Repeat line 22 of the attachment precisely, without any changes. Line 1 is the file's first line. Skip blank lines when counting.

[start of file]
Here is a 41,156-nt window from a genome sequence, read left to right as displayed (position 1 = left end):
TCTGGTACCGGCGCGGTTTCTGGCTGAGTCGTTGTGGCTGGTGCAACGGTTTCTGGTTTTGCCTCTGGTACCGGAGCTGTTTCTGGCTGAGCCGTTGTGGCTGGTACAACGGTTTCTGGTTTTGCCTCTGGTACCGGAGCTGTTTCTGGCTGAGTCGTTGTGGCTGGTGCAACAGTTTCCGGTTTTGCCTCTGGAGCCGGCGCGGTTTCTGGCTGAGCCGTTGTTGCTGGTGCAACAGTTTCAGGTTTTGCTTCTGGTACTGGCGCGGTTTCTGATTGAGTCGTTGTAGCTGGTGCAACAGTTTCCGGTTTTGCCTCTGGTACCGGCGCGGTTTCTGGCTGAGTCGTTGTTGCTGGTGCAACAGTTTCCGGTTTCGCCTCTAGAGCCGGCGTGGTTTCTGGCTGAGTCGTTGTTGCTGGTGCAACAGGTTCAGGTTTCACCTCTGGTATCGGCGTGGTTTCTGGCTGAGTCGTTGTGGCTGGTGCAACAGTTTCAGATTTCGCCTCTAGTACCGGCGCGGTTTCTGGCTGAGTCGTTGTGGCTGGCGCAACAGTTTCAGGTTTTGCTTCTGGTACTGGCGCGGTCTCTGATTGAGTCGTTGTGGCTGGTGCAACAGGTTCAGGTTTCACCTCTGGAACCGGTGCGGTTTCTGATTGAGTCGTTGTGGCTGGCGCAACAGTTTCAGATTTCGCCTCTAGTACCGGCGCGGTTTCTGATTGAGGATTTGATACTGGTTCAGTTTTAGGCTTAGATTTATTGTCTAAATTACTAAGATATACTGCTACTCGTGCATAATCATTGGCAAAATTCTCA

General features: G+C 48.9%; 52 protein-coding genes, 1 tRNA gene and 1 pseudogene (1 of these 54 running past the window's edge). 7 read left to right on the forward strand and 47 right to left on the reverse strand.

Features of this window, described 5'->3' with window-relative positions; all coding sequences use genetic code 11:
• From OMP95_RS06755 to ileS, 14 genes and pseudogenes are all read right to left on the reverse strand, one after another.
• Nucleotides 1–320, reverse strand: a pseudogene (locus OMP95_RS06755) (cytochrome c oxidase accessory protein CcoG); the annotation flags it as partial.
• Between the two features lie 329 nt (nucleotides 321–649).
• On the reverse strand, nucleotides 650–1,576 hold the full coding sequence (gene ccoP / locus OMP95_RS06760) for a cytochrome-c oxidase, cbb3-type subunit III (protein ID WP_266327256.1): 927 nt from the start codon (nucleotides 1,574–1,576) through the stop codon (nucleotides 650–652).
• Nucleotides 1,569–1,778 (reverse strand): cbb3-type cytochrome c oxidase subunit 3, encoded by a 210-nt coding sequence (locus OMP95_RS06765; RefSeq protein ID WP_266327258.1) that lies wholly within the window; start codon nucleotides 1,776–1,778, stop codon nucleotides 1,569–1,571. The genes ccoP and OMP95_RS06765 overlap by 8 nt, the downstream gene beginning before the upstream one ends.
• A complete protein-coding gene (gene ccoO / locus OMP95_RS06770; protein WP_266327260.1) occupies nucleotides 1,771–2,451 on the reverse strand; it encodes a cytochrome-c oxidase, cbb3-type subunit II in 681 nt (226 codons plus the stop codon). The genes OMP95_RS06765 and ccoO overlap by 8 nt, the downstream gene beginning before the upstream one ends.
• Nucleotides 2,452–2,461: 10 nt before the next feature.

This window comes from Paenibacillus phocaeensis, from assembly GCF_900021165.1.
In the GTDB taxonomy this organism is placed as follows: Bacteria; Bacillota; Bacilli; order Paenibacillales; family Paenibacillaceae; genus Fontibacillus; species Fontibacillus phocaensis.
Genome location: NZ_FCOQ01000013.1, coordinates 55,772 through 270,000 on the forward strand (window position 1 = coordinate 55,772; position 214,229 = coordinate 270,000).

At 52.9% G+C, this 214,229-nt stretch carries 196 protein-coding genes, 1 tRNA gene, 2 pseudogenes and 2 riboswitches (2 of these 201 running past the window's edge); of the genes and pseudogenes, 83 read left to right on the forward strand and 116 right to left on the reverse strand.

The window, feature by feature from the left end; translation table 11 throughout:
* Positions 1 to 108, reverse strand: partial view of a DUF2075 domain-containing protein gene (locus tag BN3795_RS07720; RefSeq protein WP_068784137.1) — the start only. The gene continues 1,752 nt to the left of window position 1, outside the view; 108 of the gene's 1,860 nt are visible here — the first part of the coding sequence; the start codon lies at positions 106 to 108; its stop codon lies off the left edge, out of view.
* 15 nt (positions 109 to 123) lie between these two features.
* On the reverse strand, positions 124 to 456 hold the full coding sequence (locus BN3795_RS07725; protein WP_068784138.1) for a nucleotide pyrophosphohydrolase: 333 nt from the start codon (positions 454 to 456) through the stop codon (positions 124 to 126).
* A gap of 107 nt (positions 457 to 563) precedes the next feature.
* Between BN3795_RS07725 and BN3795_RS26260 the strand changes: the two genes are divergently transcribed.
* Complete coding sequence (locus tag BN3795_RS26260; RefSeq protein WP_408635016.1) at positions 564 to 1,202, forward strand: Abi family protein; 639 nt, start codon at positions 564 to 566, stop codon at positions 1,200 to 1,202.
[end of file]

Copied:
* Complete coding sequence (locus tag BN3795_RS26260; RefSeq protein WP_408635016.1) at positions 564 to 1,202, forward strand: Abi family protein; 639 nt, start codon at positions 564 to 566, stop codon at positions 1,200 to 1,202.